58,267 names are etched in a granite black surface. This reflective surface makes you feel like you are part of the wall. “(…) it lets you know where you are. and almost like a welcome. join me!! again. it makes it more alive. and really had to be the dark color. strange how you get to see what you look like as you experience it. but also those around you.” Robert Tolhurst was a medic in the Army during the Vietnam War. He rose to the rank of Specialist 4 by the time he came back to the United States. At first he never wanted to go and see the wall, but was glad that he did afterwards.
I met Robert two years ago when I lived in Syracuse, NY. Since I have moved to the Washington area I have kept an e-mail correspondence with him. All of these quotes are from Robert over an e-mail conversation for the past two months. During these two years of knowing him, I had no idea that purely by chance I would have found out his life story and the events he witnessed first hand in Vietnam.
This hallowed piece of ground has many different meanings to people, whether it is a veteran that served in Vietnam or a tourist. For Robert this reminds him of all the events that happened to him over his tour of duty. This is what he had to say;
“it was making friends with fellow Americans that I would never have had the chance to coming from a small town. people from all over the country. it’s finding out that coming together in a war situation makes a lot of people drop their prejudices and preconceived ideas. and form lasting friends ships that last all your lives(…)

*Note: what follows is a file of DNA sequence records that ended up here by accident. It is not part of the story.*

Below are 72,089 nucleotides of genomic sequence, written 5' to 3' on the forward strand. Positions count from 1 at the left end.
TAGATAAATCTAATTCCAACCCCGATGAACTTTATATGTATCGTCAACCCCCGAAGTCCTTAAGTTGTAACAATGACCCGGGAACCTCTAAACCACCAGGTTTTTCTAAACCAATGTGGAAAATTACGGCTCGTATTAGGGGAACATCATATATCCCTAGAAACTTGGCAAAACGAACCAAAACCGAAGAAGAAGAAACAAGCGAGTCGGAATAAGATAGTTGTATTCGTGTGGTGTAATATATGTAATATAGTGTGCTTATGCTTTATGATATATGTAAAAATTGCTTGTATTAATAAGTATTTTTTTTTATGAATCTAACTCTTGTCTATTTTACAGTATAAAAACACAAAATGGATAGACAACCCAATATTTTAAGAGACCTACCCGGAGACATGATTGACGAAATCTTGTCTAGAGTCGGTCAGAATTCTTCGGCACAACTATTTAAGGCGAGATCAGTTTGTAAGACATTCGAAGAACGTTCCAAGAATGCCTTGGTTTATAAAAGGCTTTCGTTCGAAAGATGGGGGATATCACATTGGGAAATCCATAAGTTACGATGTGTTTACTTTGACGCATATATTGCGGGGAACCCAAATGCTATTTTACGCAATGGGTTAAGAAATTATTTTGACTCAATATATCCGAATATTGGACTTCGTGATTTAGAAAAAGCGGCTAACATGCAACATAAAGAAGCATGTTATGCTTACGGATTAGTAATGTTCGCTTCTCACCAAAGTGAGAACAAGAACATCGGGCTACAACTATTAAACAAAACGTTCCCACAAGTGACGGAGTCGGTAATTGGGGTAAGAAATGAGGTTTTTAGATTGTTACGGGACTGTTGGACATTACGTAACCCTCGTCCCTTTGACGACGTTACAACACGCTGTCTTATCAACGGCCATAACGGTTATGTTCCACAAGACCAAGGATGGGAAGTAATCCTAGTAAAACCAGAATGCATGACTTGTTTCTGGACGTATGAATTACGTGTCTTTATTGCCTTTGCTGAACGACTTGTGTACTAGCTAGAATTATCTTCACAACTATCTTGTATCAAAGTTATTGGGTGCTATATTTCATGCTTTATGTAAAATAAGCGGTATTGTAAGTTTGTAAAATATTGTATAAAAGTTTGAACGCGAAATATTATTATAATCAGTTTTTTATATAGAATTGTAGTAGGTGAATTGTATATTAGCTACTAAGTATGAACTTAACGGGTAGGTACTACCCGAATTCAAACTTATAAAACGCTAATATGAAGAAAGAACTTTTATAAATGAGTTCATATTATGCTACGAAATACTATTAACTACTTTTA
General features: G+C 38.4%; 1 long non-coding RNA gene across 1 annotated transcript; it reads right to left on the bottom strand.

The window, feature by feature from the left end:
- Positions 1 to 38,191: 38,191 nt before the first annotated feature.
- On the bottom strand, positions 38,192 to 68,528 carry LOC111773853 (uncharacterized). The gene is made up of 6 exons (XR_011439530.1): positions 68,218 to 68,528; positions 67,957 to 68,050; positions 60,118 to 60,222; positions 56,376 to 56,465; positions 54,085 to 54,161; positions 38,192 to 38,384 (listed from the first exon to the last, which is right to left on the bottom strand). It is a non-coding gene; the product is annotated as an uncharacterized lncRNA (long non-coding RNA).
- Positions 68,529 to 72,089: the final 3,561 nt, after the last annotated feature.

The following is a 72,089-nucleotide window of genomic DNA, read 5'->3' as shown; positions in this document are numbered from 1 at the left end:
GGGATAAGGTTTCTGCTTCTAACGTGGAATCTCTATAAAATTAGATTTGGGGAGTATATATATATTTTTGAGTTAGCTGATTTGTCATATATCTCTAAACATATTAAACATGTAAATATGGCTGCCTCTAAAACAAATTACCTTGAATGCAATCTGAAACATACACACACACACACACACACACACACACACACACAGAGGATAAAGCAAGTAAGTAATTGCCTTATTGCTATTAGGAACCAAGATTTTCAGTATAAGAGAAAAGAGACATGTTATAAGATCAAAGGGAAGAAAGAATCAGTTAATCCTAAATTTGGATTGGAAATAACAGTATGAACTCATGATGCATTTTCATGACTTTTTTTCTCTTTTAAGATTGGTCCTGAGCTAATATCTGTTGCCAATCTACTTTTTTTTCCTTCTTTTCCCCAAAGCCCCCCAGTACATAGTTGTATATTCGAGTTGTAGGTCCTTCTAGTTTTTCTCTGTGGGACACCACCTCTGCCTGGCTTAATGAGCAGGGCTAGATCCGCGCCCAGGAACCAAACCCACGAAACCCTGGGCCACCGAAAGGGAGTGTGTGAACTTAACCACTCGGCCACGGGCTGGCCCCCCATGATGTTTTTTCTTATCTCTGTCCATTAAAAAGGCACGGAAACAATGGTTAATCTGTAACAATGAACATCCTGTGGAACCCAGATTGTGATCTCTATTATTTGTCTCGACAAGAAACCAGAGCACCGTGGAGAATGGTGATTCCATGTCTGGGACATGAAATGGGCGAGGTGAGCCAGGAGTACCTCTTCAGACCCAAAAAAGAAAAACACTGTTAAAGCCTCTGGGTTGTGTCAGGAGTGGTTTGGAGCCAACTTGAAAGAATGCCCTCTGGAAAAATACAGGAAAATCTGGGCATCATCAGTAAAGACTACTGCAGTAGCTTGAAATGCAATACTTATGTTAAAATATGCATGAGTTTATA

it’s meeting a Vietnamese for the first time. and finding out how kind and gentle and sharing they are. even as poor as they were. remembering the village elders asking us to give all the gifts from home to them to distribute to the kids. because family respect for elders was so important . that our giving the gifts would make the parents look bad. its having fresh fruit right off the tree. and never liking a store banana or pineapple as much ever after. its the incredible colors of the tropics. meeting 10 year old kids who had lost both parents to the war and had already killed someone. it’s the saddest Christmas you ever spent. away from family. and the tons of home made cookies. and enjoying every single letter from home no matter how short of the content.
it’s treating a combat soldier to some rest and recovery and have to send him back to the front line because he was exploding grenades. the front line had affected him so much that he couldn’t function normally. and knowing that the country and military would give him little or no help with this when he was discharged. it was dealing with plague and rabies and poisonous sea snakes. and having 3 hours at a make shift hut village outside of San Antonio as the army's only way of acclimating you to going to a jungle combat zone. it was having the guy in the next bunk to me have his throat slit going to the latrine the 1st night in Saigon(…) it’s shutting off burning the outdoor outhouses for a day because a general was flying over. like the smell would reach him. it was seeing Raquel Welch up close and almost personal.”
“It was very brave people who did incredible things that probably only a war situation could bring out.”
“It's hate, it’s love, and it’s sorrow. It’s leaving a part of yourself with the memory of someone you shared life with.”
“You just want to go up and touch it. And move your hand down along it. No I wouldn’t change it. It fits modern times. It gives a good contrast. And its simple. Not overcomplicated."
“Its like a pilgrimage. Whether its Mecca or Lourdes. For some it was their only way to say goodbye. To have closure.”
“Its being so freaking scared that you don’t think you'll see the next sunrise.”